After a supernatural showdown with a serial killer, Evie O’Neill has outed herself as a Diviner. Now that the world knows of her ability to “read” objects, and therefore, read the past, she has become a media darling, earning the title, “America’s Sweetheart Seer.” But not everyone is so accepting of the Diviners’ abilities…
Meanwhile, mysterious deaths have been turning up in the city, victims of an unknown sleeping sickness. Can the Diviners descend into the dreamworld and catch a killer?
Three years of waiting, but Lair of Dreams was so well worth it. Libba Bray has such magical prose – the book was entirely atmospheric, combining physical descriptions with more emotional, ideological and supernatural elements for a rich reading experience.
Both plots were intriguing – the foremost mystery of the sleeping sickness sweeping New York (say that phrase really fast now), as well as the slowly progressing background arc of who the diviners are, how they came about, and what nefarious plans certain powers that be have in store for them.
I grew so fond of the cast of characters in the previous book, and it was a delight to encounter them again, even if they’re all dealing with their own issues. Evie and her desire for fame and living in the moment which masks her deeper nightmares stemming from her brother’s death in the war; Theta and the demons from her past, as well as the ability she’s kept hidden; Memphis and the racism he encounters, as well as the pressure to support his family versus following his dreams; Henry and his search for a lost lover in the dream world, which leaves him physically drained; Sam and his search for his lost mother to a secret government project; Jericho, and his reliance on the person and the substance who keep him alive; even Mabel, who is perpetually on the outside, both through her lack of Diviner talent and Evie’s sudden rise to fame.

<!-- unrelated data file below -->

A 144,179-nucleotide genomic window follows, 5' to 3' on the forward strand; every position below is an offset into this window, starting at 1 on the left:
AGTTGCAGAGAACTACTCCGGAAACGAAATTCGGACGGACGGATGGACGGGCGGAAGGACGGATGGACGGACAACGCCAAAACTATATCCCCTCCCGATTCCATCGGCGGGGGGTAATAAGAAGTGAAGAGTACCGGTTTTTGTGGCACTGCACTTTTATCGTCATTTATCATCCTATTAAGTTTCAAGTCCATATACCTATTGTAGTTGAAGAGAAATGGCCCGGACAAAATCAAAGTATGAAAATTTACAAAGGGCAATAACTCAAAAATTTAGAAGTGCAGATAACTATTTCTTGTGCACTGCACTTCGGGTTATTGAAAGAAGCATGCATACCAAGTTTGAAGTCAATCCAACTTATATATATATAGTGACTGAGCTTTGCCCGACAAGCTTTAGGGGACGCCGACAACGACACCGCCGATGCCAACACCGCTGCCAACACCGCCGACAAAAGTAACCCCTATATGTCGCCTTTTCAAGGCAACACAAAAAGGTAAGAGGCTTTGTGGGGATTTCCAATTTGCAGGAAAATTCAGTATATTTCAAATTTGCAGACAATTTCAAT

New character Ling was just as intriguing, and her perspective and rather different upbringing/culture than the others added a welcome dimension to the story. It was great to see them all working together in the end – like some kind of 1920s New York Avengers – and its fascinating to discover the careful links that the author has crafted between the multitude of characters in the story. And, of course, the banter was fabulous, though this darker installment contained a little less than its predecessor.
(Also, props to the author for making fun of the characters’ use of the word ‘positutely’, which drove even fans of the first book mad.)
The love triangle wasn’t quite as bad as I feared, although I still wish it wasn’t there at all. I like that Evie is figuring out her own stuff, and which boy to shack up with is not at the top of her list of immediate priorities. I trust the author to at least resolve it all in an interesting way. (I highly recommend solution #5 😄 )
There was a strong ideological slant in this book, and I wanted to stand up and applaud in some places – Libba Bray didn’t pull her punches when it comes to criticizing American racism, homophobia, religious fervor, capitalism, war and general narrow mindedness. And she did it all in a way that felt organic, and fitted right in with the somewhat frantic despair running throughout the novel. Bravo.
Finally: THAT ENDING THO. Things are about to get real in book 3, my friends. I got the shivers, and then some. If it takes three years to create a sequel of this standard, then I guess I’m prepared to wait another three (although I certainly hope its less!)
ARC received from Netgalley in exchange for an honest review.